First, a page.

The Significance of Afghanistan to the U.S. II. What Should We Do Now?

“You were given the choice between war and dishonor.  You chose dishonor and you will have war”
Winston Churchill to Neville Chamberlin, 1938

As the chaotic withdrawal from Kabul continues and the Taliban now control Afghanistan, how should the U.S. respond to its disastrous withdrawal?

Mr. Paul Wolfowitz, a veteran foreign policy and military analyst, offers the following suggestions for how the U.S. can recover from this disaster.  Start out by acknowledging the mistakes that were made:

  • First, acknowledge that the war on terrorism isn’t over and will last for a long time. Decisive victory isn’t necessarily better than “forever war” if a long commitment can keep America safe at a much lower cost in American lives.
  • Second, the rush to get out and the failure to respond to Taliban aggression hastened the collapse of the Afghan army.
  • Third, choosing to avoid “forever war” by abandoning our Afghan allies was both costly and dishonorable. We have now lost the Afghan army which was keeping the Taliban at bay with much reduced costs in American lives and money.
  • Fourth, it was wrong to disparage the bravery of the Afghans, 66,000 of whom have died defending their country. S. fatalities had been averaging about 20 per year since the U.S. switched to a largely advisory role in 2015.  But now the Taliban victory could reverberate far beyond Afghanistan and inspire terrorists around the world.

Then it is necessary to chart a path forward for recovery from this fiasco:

  • First, attend to the safety of Americans, citizens of allied nations, and Afghans now endangered because they assisted in the fight against the Taliban. Do not let the Taliban dictate the terms under which we conduct such a morally and strategically vital mission.
  • Second, there now needs to be more visible action and coordination with Japan and other allies to strengthen deterrence in order to forestall an attack on Taiwan by China.
  • Third, more needs to be done to assure the weaker Persian Gulf countries that the U.S. will protect them against Iran.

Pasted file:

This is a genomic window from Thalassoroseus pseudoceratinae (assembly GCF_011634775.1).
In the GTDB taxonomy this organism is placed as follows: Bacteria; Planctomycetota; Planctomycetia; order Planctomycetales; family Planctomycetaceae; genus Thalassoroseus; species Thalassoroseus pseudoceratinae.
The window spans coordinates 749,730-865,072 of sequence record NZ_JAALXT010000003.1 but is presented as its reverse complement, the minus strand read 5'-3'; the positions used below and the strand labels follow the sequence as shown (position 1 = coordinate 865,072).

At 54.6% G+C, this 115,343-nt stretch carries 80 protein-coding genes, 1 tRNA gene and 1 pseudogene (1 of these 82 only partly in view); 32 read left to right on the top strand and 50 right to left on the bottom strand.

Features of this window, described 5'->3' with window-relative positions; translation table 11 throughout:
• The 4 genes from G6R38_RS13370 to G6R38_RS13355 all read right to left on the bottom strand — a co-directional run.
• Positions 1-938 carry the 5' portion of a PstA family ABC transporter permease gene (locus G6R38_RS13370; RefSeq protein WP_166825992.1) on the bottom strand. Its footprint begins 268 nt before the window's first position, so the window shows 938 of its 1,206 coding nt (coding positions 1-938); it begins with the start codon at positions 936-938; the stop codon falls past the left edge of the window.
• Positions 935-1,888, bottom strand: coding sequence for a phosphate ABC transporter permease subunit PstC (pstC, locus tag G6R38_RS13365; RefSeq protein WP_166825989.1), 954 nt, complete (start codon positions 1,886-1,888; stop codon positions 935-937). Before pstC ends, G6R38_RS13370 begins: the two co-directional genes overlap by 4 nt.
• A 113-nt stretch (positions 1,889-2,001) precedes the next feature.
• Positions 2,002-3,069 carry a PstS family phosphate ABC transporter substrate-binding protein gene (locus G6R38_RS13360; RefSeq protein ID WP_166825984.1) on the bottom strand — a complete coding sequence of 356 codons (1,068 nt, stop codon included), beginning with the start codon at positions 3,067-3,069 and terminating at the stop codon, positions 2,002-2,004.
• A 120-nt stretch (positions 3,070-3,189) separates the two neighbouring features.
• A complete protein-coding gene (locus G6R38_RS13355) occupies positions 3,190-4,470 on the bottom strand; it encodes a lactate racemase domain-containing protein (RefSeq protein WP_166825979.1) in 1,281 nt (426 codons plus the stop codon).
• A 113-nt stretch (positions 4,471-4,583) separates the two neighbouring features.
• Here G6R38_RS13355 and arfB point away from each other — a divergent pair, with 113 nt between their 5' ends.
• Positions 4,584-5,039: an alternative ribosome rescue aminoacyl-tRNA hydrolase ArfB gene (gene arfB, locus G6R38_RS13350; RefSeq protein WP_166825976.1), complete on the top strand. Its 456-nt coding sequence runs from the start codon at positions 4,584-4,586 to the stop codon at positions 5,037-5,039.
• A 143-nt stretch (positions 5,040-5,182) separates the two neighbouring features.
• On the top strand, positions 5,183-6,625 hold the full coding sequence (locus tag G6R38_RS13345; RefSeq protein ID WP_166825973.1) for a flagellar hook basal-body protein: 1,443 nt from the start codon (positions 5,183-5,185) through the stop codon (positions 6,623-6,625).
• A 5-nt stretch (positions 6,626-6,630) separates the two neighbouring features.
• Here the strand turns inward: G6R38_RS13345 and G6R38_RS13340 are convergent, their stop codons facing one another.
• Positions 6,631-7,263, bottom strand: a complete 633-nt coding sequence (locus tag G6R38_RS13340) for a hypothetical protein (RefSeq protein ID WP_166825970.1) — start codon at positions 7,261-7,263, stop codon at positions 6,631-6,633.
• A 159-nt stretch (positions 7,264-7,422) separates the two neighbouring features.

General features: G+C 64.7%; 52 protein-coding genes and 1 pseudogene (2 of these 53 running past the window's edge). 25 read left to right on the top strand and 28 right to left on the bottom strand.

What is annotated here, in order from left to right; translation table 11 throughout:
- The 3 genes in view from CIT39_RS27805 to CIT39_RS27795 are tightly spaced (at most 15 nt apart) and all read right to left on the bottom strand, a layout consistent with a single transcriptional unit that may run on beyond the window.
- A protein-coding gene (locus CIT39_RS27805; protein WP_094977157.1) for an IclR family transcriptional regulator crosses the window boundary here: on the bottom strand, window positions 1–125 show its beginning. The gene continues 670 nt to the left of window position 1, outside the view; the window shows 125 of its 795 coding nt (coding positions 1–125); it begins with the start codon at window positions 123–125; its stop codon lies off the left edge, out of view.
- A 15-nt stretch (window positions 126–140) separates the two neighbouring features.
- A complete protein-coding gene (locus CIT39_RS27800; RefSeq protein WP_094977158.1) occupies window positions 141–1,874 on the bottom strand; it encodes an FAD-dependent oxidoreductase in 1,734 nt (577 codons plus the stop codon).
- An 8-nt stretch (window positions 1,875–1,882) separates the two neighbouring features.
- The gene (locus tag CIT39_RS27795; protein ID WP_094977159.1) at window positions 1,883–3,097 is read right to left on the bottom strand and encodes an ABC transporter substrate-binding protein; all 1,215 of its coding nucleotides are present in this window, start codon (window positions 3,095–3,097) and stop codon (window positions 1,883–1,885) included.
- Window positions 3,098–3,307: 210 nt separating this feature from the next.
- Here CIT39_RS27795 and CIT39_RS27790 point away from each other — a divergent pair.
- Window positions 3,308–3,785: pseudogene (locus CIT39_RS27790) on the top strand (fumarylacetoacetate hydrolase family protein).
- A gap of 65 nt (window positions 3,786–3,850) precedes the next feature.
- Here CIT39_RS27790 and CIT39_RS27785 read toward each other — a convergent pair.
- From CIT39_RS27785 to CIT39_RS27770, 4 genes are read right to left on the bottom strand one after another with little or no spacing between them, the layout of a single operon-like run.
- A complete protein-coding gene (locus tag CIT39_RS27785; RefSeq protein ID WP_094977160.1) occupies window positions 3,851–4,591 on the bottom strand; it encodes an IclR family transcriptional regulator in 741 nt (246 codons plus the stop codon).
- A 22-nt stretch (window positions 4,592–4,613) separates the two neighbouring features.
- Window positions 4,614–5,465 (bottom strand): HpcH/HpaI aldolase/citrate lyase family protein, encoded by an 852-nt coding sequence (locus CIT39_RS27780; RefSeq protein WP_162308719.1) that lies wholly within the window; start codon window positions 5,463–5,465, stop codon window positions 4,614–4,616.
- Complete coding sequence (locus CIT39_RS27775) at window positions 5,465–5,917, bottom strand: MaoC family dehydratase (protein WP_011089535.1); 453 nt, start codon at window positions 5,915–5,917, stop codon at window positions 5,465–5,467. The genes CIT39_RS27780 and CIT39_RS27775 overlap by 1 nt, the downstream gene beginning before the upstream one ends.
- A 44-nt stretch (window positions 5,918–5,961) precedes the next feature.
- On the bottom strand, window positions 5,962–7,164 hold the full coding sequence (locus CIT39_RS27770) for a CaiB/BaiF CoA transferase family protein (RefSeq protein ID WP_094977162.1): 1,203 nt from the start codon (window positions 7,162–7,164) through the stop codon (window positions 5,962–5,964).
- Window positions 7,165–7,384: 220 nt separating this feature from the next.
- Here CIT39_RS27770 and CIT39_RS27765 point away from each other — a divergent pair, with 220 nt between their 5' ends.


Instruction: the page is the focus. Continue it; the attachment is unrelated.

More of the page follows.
Conclusion.  How can a President who is known for his opposition to the 1991 Gulf War, his eagerness to leave both Iraq in 2011 and Afghanistan in 2021, and his opposition to the 2011 raid which killed Osama bin Laden, admit major errors of judgment with regard to the current situation in Afghanistan and propose a sensible road forward?  It won’t be easy, of course, but the success of Biden’s Presidency; and therefore the near-term future of U.S. world-standing and security, depend on his willingness to bite the bullet and be willing to stand up much more firmly against our major adversaries.

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6 thoughts on “The Significance of Afghanistan to the U.S. II. What Should We Do Now?

  1. I would add the following:

    Maintaining a regularly initiated, multi-faceted, and precisely implemented cluster of strategic capabilities to thwart the efforts of our adversaries to disassemble the Common Good of the United States and our allies.

  2. As a Marine veteran of Vietnam these last two weeks has brought back vivid memories of what happened during our exit from that country. I had hoped our State Department and military commanders had laid out contingency plans in the years after Vietnam in case of a future similar withdrawal. The sobering fact is that we have left both American citizens and Afghan allies behind. And just the value of the military equipment regardless of its operational status is a huge loss to the United States. It will come to the point that those left behind will either become pawns at best or hostages at worse. And that prospect is likely to guide our foreign policy in Asia. I see this whole withdrawal debacle as a diplomatic failure that will encourage China to become even more adventuresome throughout the Asian economic sphere.

    • I suspect that you are right about the new challenges to U.S world leadership as a result of our botched Afghan withdrawal. It’s going to be a long 3 and 1/2 more years of Biden unless he toughens up to our adversaries.

    • The likely resurgence of Afghan genocide will especially undermine our nation’s worldwide, leadership capabilities within the evolving Anthropocene era, not to mention the erosion of our own social cohesion.

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